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Bridging the digital divide


Now that the telecommunications industry has been liberalized, Vincentians from all walks of life can look forward to enjoying the benefits of this new age.{{more}}

Last Tuesday, May 26th, as he addressed the launching of the Universal Service Fund (USF), held at the National Insurance Service conference room, Prime Minister Dr Ralph Gonsalves suggested that a digital divide will be counter productive to initiatives like the education revolution.

The Prime Minister told an audience that included all the telecommunications stakeholders that his government had to go through the struggle of ensuring that the market was liberalized and said that the then incumbent telecommunications provider had to be taken into this new age “kicking and screaming”.

He noted the progress that has been made in the market since then, highlighting that in St Vincent and the Grenadines there are now 120,000 active cellular phones.

The fund, which is being financed by one percent of the gross revenue from each of the major telecommunications providers, will encourage the efficient access to and use of the telecommunication networks and services throughout St Vincent and the Grenadines, with special focus on rural, under- served and maritime areas, with a goal to help promote social, educational and economic development, according to the National Telecommunications Regulatory Commission (NTRC) website.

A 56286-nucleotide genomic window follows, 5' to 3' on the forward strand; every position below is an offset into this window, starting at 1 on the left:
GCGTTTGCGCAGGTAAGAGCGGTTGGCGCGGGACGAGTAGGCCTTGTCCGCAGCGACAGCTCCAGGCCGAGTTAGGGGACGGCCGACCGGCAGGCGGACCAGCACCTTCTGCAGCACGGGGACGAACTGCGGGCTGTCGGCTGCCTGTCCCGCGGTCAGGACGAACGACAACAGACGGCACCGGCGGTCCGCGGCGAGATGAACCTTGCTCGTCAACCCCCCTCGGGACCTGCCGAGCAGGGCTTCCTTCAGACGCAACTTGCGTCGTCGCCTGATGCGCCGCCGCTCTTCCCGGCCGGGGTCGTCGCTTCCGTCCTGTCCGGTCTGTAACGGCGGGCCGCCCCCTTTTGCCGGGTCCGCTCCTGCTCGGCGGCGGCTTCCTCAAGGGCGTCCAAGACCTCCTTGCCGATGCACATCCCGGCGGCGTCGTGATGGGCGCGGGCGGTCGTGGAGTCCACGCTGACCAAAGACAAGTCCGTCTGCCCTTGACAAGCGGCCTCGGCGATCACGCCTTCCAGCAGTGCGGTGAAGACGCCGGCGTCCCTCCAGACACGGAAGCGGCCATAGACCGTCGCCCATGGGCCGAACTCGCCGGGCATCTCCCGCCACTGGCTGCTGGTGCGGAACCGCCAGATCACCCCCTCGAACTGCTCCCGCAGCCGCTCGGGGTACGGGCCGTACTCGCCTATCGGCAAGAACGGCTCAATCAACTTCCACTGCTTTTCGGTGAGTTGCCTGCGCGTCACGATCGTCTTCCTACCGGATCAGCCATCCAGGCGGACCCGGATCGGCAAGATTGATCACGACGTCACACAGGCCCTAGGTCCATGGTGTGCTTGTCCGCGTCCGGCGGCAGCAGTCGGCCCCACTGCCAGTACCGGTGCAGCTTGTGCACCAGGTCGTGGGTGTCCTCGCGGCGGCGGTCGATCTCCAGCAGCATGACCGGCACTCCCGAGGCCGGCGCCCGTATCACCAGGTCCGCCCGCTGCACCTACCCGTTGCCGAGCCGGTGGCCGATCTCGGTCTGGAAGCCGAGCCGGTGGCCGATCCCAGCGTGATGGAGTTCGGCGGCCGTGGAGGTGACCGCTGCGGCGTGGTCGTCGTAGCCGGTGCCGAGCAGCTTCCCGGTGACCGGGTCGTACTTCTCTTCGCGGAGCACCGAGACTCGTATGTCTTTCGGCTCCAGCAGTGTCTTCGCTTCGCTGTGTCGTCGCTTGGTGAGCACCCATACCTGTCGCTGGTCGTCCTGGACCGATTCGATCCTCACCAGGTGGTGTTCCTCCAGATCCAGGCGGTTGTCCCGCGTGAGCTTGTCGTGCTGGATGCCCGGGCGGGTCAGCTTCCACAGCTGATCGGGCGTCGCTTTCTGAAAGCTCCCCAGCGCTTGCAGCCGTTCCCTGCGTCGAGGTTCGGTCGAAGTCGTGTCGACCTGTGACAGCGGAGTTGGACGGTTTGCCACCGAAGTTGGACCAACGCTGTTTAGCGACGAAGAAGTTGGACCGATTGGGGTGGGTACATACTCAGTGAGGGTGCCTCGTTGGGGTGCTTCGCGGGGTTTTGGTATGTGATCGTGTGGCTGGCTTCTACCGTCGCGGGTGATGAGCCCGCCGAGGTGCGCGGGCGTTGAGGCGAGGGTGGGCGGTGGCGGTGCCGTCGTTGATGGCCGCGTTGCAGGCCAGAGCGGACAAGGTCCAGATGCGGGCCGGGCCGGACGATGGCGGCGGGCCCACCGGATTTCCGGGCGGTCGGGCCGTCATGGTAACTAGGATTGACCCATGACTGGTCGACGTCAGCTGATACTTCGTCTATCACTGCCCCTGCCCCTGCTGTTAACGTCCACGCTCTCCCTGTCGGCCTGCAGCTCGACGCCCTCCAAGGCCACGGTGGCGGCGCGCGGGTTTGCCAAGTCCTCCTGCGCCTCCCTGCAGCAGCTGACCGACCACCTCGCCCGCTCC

Dr Gonsalves during his address pointed out that the fund has a budget of $2.7 million for 2009. The event was held under the theme “Bridging the digital divide to provide opportunities for all.”

Meanwhile, NTRC’s director Apollo Knights explained that while the USF was catered for in the 2001 telecommunications act, the establishment of the fund had to be kept on ice until issues related to liberalization had been taken care of.

He said that it was important that the fund not be used to do projects that competition within a liberalized industry wouldn’t take care off.

He also noted that while the USF was intended to deal with maritime access, because of the crucial role that the maritime sector plays in this country, “our citizens and visitors must not only communicate on land but maritime,” he said.(KJ)